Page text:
In April of 2016, Zanzibar introduced the first government-funded universal pension in East Africa, which has proved to be a role model for the African region and the world at large in its impact and design. Zanzibar is a semi-autonomous archipelago, meaning that Tanzania exerts significant policy influence but the group of islands is run by its own elected government.
Zanzibar’s pension scheme is universal, government funded and noncontributory, and the only factor determining eligibility for the pension is age, as recipients must be aged 70 or older. Each pensioner is entitled to a monthly sum of 20,000 shillings, equivalent to $9. The Zanzibar pension is the first fully-funded government pension scheme in East Africa, and has proved a great success a year after implementation.
Pensions are of pivotal importance for the African region and have had significant impacts on poverty reduction. According to a 2009 OCED report, pensions have reduced the poverty gap ratio by 13% in South Africa and have increased the “income of the poorest 5% of the population by 50%.”
Pensions have large impacts across generations, as many family structures in Sub-Saharan Africa are intergenerational and headed by elderly head of households. Children with grandparents who receive pensions are far more likely to attend school, and this is especially the case for orphans who live with their grandparents as a result of the HIV-AIDS epidemic. This is evidenced by a cash transfer scheme in Zambia, in which school attendance increased for orphans whose grandparents received cash transfers.
The vast majority of the elderly in Zanzibar live in extreme poverty, and the pension serves to provide a stable source of income for those who are beyond working age and unable to generate sufficient incomes for themselves and their dependents. Many of the recipients of the pension report that it helps to meet basic needs and also provides a valuable source of capital to invest in a small business.
The Zanzibar pension is intended for the elderly, but has a direct impact on the lives of all generations and the society at large. Over 200,000 families are headed by a pensioner, meaning almost 80% of all private households in Zanzibar benefit from the pension funds. According to the Tanzania Zanzibar 2012 Census, the average number of people forming a household is approximately 5.1, and so the majority of pensions are being used to support entire family structures.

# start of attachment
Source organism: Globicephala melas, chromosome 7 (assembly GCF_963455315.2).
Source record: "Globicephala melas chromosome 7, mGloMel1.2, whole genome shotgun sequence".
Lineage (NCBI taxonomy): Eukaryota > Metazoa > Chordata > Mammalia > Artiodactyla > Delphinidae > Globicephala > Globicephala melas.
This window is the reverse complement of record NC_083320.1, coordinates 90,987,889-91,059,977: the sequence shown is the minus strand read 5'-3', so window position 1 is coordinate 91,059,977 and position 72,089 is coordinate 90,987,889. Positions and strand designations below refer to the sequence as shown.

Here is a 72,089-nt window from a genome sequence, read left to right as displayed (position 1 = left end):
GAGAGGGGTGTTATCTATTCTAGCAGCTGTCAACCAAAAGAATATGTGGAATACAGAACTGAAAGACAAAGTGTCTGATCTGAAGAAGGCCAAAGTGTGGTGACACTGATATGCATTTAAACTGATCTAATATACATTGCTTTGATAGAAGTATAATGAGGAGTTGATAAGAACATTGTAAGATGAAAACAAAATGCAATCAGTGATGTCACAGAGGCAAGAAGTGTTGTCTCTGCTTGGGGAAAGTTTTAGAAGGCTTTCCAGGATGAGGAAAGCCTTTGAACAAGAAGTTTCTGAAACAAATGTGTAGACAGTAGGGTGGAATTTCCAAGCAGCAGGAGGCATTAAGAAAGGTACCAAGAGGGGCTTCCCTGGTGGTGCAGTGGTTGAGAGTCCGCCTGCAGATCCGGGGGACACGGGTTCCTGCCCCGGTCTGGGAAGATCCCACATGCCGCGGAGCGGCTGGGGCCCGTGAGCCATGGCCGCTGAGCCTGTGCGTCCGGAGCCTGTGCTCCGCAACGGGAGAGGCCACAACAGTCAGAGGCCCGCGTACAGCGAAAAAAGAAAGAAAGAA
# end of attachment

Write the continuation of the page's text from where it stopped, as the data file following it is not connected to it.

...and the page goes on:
Grandchildren in particular benefit from their grandparents’ pensions, which are often used to pay for school fees, supplies, and uniforms. Many households are composed of older people living with children with no person of working age bringing in a stable income, and so the pension has a particularly measurable impact on such household formations.
A Social Security Fund is already in existence in Zanzibar, but only benefits those workers who were previously employed in the formal sector. The context of Zanzibar, and East Africa and the continent at large, is that the majority of the workforce is engaged in the informal economy. Thus Social Security Schemes based on formal sector employment exclude the majority of the population, and must be reformed to incorporate informal sector workers. The majority of older people in Zanzibar have never been in the formal labor market, and so the recently implemented universal and government-financed pension is fitting to local needs and realities.
The International Labor Organization, or ILO, has initiated strategies on social protection floors that ensure universal access to health care and income security at a “nationally defined minimum level.” Such a strategy envisions adequate levels of social protection for all levels of society and the Zanzibar pension represents a key step towards realizing such an aim. The primary actors behind the pension are the Government of Tanzania and the NGO HelpAge International, with recommendations from the ILO.
HelpAge International and the Economic and Social Research Foundation of Tanzania are still in the process of conducting a research survey of recipients, and the results so far are very positive. Many interviews with recipients have been released, and The Guardian has run a feature story on the pension. Many recipients have established small businesses, paid for grandchildren’s school fees, and been able to buy more nutritious food with the pension. The pension is particularly important for older widows or divorcees who may have no other means of supporting themselves, as divorce is a major cause of female poverty in Zanzibar.
The expansion of social security is of the highest importance to sustain livelihood strategies throughout Sub Saharan Africa, and the Zanzibar pension scheme represents the positive ripple effects of expanding social protection. The Zanzibar pension has set the tone for the East African region, and joins the eight other African non-contributory pension schemes, primarily found in the Southern Africa.
The Southern African region, in particular, has shown a great willingness to innovate and expand social protection, with programs from Namibia to Botswana to Lesotho. South Africa is still in the talking phase of moving toward a Basic Income Grant, and there is an ongoing campaign to launch a Basic Income Grant for the entire Southern African Development Community. These expansions represent the expansion of the welfare state in the midst of a neoliberal world order, a trend that continues to gain momentum as African states craft welfare programs that use neoliberal mechanisms to achieve pro-poor aims.
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